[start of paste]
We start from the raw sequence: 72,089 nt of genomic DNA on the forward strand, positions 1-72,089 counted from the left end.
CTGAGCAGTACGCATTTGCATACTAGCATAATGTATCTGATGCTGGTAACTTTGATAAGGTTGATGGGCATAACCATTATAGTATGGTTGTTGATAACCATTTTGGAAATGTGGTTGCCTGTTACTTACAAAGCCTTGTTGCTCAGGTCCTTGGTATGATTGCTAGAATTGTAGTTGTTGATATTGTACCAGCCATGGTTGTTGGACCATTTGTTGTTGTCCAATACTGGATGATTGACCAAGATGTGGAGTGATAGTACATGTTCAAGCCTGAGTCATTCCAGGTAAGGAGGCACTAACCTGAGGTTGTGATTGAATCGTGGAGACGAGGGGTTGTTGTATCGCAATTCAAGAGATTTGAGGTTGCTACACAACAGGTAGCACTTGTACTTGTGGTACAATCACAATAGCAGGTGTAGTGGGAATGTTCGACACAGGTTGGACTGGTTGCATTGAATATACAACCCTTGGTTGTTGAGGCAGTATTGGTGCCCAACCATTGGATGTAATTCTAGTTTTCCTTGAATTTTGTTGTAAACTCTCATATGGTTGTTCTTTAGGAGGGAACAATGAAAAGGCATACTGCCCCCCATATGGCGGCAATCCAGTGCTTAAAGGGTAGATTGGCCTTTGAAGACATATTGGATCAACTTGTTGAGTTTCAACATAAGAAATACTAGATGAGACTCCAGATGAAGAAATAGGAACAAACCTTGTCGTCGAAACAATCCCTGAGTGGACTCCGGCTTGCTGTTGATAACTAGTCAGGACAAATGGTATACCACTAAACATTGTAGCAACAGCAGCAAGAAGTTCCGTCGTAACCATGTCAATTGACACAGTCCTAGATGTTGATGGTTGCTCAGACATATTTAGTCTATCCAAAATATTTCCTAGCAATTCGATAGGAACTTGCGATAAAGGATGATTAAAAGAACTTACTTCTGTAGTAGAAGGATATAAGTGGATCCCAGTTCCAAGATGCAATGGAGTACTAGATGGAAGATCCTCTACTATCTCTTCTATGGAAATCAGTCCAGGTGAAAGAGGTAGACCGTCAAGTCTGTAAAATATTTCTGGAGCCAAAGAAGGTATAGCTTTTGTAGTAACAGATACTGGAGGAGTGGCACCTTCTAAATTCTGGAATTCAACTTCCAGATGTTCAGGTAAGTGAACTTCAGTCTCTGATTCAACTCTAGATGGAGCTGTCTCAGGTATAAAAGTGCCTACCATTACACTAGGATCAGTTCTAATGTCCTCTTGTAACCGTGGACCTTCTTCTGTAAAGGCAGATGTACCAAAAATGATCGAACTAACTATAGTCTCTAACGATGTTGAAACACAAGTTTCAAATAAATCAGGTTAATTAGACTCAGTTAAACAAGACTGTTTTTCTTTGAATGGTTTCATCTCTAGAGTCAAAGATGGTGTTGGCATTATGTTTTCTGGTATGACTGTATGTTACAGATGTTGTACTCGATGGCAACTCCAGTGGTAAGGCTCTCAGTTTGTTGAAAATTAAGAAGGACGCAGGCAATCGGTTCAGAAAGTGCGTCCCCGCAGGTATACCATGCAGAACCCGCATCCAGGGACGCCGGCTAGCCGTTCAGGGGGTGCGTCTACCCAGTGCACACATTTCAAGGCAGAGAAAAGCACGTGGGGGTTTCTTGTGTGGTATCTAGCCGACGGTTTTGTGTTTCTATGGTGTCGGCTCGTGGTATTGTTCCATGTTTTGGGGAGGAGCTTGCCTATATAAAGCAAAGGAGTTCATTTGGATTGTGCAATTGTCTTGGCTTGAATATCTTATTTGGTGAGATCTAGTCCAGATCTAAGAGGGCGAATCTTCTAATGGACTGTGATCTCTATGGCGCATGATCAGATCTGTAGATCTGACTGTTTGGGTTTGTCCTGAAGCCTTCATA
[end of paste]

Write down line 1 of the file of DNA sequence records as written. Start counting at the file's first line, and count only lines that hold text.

We start from the raw sequence: 72,089 nt of genomic DNA on the forward strand, positions 1-72,089 counted from the left end.